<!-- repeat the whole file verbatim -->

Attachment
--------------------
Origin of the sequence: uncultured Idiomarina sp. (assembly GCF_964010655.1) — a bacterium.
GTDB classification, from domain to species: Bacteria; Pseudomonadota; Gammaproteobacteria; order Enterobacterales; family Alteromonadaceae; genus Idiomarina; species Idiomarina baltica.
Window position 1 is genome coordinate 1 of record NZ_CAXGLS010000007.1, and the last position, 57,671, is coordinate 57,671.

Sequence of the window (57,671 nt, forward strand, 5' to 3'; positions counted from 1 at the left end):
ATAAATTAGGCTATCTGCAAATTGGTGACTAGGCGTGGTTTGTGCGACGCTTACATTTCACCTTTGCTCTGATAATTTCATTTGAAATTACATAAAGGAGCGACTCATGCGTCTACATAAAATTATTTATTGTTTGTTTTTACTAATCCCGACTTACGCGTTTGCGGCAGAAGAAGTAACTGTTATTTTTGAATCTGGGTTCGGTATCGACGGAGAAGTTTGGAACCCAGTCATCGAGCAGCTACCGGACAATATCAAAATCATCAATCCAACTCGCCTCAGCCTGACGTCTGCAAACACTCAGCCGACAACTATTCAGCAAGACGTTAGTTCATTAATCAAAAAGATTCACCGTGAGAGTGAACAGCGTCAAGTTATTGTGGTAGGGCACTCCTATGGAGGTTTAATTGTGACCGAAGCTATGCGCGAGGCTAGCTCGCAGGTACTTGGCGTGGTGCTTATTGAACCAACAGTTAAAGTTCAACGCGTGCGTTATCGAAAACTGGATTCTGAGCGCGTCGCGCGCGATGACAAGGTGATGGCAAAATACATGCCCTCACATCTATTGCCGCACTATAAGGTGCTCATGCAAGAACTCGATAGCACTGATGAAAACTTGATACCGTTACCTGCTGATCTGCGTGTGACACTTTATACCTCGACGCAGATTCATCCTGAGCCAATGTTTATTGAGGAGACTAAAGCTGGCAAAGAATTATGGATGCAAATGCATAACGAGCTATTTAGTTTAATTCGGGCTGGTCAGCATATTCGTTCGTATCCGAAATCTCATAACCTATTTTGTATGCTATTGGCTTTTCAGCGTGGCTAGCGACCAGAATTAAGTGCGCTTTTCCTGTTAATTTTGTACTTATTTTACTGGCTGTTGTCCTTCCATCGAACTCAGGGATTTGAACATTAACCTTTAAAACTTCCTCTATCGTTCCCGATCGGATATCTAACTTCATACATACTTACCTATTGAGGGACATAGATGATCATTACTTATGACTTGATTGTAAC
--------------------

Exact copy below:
Origin of the sequence: uncultured Idiomarina sp. (assembly GCF_964010655.1) — a bacterium.
GTDB classification, from domain to species: Bacteria; Pseudomonadota; Gammaproteobacteria; order Enterobacterales; family Alteromonadaceae; genus Idiomarina; species Idiomarina baltica.
Window position 1 is genome coordinate 1 of record NZ_CAXGLS010000007.1, and the last position, 57,671, is coordinate 57,671.

Sequence of the window (57,671 nt, forward strand, 5' to 3'; positions counted from 1 at the left end):
ATAAATTAGGCTATCTGCAAATTGGTGACTAGGCGTGGTTTGTGCGACGCTTACATTTCACCTTTGCTCTGATAATTTCATTTGAAATTACATAAAGGAGCGACTCATGCGTCTACATAAAATTATTTATTGTTTGTTTTTACTAATCCCGACTTACGCGTTTGCGGCAGAAGAAGTAACTGTTATTTTTGAATCTGGGTTCGGTATCGACGGAGAAGTTTGGAACCCAGTCATCGAGCAGCTACCGGACAATATCAAAATCATCAATCCAACTCGCCTCAGCCTGACGTCTGCAAACACTCAGCCGACAACTATTCAGCAAGACGTTAGTTCATTAATCAAAAAGATTCACCGTGAGAGTGAACAGCGTCAAGTTATTGTGGTAGGGCACTCCTATGGAGGTTTAATTGTGACCGAAGCTATGCGCGAGGCTAGCTCGCAGGTACTTGGCGTGGTGCTTATTGAACCAACAGTTAAAGTTCAACGCGTGCGTTATCGAAAACTGGATTCTGAGCGCGTCGCGCGCGATGACAAGGTGATGGCAAAATACATGCCCTCACATCTATTGCCGCACTATAAGGTGCTCATGCAAGAACTCGATAGCACTGATGAAAACTTGATACCGTTACCTGCTGATCTGCGTGTGACACTTTATACCTCGACGCAGATTCATCCTGAGCCAATGTTTATTGAGGAGACTAAAGCTGGCAAAGAATTATGGATGCAAATGCATAACGAGCTATTTAGTTTAATTCGGGCTGGTCAGCATATTCGTTCGTATCCGAAATCTCATAACCTATTTTGTATGCTATTGGCTTTTCAGCGTGGCTAGCGACCAGAATTAAGTGCGCTTTTCCTGTTAATTTTGTACTTATTTTACTGGCTGTTGTCCTTCCATCGAACTCAGGGATTTGAACATTAACCTTTAAAACTTCCTCTATCGTTCCCGATCGGATATCTAACTTCATACATACTTACCTATTGAGGGACATAGATGATCATTACTTATGACTTGATTGTAAC